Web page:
U.S. Records in Novartis Case Face Exposure Yet

     MANHATTAN (CN) – A discovery tactic by Novartis as it fights claims that it paid kickbacks to doctors drew skepticism from a federal magistrate, but the drugmaker may yet find relief in its quest for government documents.
     Three years ago, a whistle-blower accused Novartis of pushing pharmacies to switch transplant patients on cheaper generics to its Myfortic drug. The U.S. government and 27 states joined the federal action last year.
     Denying the allegations, Novartis likened its alleged kickbacks to Medicaid’s program rewarding “adherence,” medical parlance for encouraging patients suffering from chronic conditions to finish their prescriptions just as the doctors ordered.
     Medical authorities have long recommended this practice to promote long-term health, and in some cases prevent the spread of disease.
     U.S. Magistrate Judge James Francis scoffed Monday, however, at the parallel Novartis tried to draw between this recommendation and its alleged pay-to-prescribe scheme.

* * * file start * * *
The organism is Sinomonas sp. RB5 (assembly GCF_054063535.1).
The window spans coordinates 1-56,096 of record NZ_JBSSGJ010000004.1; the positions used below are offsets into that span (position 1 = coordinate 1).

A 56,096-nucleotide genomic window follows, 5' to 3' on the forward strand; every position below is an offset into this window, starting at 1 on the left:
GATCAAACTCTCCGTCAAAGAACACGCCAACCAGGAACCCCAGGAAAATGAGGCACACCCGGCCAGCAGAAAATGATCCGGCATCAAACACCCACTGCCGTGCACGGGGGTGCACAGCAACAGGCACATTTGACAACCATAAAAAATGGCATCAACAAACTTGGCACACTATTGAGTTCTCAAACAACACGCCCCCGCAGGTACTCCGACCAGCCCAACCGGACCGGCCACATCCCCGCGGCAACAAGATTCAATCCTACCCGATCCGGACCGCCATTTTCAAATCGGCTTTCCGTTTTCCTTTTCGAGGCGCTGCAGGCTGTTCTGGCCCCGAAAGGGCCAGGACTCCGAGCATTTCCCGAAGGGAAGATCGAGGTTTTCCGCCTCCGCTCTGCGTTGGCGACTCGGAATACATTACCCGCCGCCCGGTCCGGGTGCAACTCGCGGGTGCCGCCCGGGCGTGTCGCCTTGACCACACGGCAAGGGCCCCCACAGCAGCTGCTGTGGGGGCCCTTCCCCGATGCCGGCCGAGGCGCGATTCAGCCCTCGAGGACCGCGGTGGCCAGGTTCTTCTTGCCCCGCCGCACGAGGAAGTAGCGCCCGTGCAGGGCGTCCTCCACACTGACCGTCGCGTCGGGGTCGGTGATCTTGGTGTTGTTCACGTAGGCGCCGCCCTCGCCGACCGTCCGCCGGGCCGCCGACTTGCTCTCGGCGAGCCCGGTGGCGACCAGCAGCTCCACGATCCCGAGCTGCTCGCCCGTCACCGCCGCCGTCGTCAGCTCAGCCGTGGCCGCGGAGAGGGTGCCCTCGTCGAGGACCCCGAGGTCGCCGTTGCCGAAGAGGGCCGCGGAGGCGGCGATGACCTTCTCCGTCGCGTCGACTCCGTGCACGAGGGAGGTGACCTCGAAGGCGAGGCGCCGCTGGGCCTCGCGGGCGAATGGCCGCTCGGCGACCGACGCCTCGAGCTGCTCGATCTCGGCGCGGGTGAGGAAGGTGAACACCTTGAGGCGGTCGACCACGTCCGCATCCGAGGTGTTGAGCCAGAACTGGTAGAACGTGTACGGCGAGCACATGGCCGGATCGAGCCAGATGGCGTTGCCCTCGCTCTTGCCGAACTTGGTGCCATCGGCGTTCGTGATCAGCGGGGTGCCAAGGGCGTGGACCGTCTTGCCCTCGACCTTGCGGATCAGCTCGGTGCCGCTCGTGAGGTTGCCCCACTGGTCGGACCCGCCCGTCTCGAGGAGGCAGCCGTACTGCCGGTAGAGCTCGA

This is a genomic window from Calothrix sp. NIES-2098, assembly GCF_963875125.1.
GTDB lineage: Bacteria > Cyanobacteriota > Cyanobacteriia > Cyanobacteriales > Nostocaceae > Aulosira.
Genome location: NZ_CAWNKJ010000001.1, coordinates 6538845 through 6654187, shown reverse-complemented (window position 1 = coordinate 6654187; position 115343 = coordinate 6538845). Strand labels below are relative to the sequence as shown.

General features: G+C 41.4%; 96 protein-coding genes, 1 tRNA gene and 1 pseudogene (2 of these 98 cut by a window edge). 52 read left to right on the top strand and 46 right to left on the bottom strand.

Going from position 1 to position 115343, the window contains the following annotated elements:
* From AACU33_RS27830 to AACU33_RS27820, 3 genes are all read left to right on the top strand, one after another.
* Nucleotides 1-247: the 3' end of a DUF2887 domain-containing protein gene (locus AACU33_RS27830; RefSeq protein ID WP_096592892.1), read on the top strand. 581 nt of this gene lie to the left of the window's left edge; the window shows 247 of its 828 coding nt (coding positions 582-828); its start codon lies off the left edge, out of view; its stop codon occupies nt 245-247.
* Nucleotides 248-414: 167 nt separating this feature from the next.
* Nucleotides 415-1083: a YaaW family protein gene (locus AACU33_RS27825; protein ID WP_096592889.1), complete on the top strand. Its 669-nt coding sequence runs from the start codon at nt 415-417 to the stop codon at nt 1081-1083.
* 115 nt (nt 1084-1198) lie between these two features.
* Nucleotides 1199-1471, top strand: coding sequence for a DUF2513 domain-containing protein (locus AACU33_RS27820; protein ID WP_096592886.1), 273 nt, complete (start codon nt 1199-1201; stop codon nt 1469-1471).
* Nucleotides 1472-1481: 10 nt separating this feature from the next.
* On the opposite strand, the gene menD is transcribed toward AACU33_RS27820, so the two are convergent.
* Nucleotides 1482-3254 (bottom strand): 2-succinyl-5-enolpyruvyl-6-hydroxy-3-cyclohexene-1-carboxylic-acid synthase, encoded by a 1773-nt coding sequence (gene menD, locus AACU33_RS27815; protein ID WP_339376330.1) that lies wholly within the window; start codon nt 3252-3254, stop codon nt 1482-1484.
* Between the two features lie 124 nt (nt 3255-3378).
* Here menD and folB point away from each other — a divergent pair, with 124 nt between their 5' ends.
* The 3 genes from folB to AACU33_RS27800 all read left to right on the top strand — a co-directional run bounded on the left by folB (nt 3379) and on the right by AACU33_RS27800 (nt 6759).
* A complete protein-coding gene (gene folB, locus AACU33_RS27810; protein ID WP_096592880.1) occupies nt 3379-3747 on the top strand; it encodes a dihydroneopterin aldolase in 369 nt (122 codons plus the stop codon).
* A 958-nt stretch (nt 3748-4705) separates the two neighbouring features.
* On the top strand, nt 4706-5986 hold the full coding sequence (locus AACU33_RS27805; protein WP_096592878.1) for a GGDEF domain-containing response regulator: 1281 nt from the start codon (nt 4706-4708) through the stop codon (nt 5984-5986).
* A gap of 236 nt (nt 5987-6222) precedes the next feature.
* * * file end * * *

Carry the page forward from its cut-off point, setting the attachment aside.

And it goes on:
The distinction between “an improper inducement” and a “proper incentive” is “not found in the statute or the regulations,” the 27-page opinion states.
     And the government’s “adherence initiatives or treatment protocols cannot be relevant to Novartis’ liability under the anti-kickback statute because the government is fundamentally different from a pharmaceutical company like the defendant,” Francis wrote.
     Unlike Novartis, “the government is not providing value to a person or entity that is ‘in a position to generate business’ for it,” Francis added.
     “Thus, its own initiatives shed no light on the appropriateness or legality of the schemes at issue here,” the opinion states.
     Novartis might still be able to cast a wide net for government documents, however, because of the unjust-enrichment claims it also faces, Francis said.
     Unlike the anti-kickback statute, this statute is “not narrowly centered on false claims and remuneration for recommendations and referrals, but instead examines the overall fairness of a transaction,” the opinion states.
     “This widened focus expands the universe of relevant information,” Francis wrote.
     The magistrate ordered the federal and state governments either to drop this claim, or reach a discovery arrangement with Novartis within the next two weeks.
     Novartis is “disappointed” with the decision, a spokeswoman said.
     “NPC continues to dispute the allegations and will continue to vigorously defend itself in this litigation,” the company’s statement says.

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